Will the Daily News Survive a Cost-Slashing Takeover by Alden Global Capital?

Daily News

In its 20th-century heyday, Daily News was a brawny metro tabloid that thrived when it dug into crime and corruption. It served as the model for The Daily Planet, the paper that counted Clark Kent and Lois Lane among its reporters in the 1994 film “The Paper.” And it won Pulitzer Prizes for commentary, feature writing and international reporting. But in its current incarnation as an online-only tabloid, it has struggled to compete with free digital competitors. In the wake of a costly takeover by cost-slashing hedge fund Alden Global Capital, it’s reorganizing, cutting jobs and shuttering offices, and many journalists are wondering if the iconic newspaper will survive.

The Daily News, founded in 1919 as the Illustrated Daily News by Joseph Medill Patterson, was the first tabloid newspaper in the United States. Its sensational coverage of crime and scandal, lurid photographs and other entertainment features helped it to attract readers. Its early circulation peaked in 1947 at about 2.4 million copies per day.

During its heyday, the Daily News had a fierce rivalry with its even more sensational rival the New York Post. The two fought over readership with rival headlines such as the 1975 Daily News screamer, “Ford to City: Drop Dead!” The News, which had once dubbed itself “The World’s Greatest Newspaper,” went on to win the Pulitzer Prize for public service in 1974 (with ProPublica) for uncovering police abuse of eviction rules.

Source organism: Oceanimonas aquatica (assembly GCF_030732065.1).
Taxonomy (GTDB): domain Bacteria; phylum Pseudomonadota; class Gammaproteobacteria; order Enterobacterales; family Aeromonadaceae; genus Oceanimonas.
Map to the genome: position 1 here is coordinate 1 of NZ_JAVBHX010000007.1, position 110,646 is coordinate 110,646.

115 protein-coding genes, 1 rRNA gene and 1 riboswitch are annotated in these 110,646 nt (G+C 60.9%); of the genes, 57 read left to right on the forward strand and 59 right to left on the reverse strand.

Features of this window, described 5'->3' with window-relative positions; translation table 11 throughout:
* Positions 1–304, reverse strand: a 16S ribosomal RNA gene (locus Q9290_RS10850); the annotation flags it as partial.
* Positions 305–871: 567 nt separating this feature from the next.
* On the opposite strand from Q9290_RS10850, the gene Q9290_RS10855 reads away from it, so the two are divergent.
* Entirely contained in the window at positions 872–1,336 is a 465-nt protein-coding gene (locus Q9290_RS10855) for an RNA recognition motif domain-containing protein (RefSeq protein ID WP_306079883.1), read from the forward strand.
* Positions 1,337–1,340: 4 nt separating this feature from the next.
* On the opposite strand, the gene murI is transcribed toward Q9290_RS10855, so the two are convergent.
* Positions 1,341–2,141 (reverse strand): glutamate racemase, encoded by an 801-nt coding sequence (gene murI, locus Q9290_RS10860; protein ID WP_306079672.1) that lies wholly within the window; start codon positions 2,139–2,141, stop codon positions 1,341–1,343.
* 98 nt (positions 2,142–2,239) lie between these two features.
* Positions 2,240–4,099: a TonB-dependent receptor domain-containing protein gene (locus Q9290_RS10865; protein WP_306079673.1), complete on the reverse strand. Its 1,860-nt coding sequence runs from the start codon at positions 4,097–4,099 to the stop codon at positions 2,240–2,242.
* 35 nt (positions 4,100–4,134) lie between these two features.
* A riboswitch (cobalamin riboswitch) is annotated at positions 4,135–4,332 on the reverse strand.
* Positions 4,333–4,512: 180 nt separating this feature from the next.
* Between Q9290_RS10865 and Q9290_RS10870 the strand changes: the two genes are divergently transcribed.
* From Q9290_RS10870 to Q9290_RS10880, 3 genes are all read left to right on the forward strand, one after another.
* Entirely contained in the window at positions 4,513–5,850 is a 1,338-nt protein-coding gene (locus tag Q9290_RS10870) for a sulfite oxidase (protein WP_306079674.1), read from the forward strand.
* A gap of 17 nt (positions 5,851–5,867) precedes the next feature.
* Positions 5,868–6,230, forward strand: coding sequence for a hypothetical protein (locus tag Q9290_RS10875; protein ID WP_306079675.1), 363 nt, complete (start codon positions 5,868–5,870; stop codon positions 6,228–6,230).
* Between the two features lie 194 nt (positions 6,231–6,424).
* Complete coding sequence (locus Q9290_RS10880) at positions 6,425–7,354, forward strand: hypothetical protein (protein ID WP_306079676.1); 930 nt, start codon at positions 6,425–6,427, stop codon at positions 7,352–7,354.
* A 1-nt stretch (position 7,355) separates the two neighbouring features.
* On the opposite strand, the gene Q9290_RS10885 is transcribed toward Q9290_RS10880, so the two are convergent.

By the 21st century, however, the Daily News had slipped significantly in the national rankings of best-selling newspapers. Its owner, Mortimer B. Zuckerman, sold the Daily News in 1993 and eventually to Tribune Publishing, which had acquired it by 2017, when it was renamed Tronc.

Under the new owners, the Daily News has suffered from declining sales and a decline in online traffic. In addition, the newspaper has been the target of several legal fights and protest campaigns by staff members who oppose the sale.

The newspaper’s current home, a landmark building at 220 East 42nd Street near Second Avenue, was designed by the architects John Mead Howells and Raymond Hood. The building straddles the railroad tracks that lead into Pennsylvania Station and is known as Manhattan West. In 1995, the News moved to a larger headquarters at 450 West 33rd Street, which is also part of Manhattan West and houses its television station WPIX.

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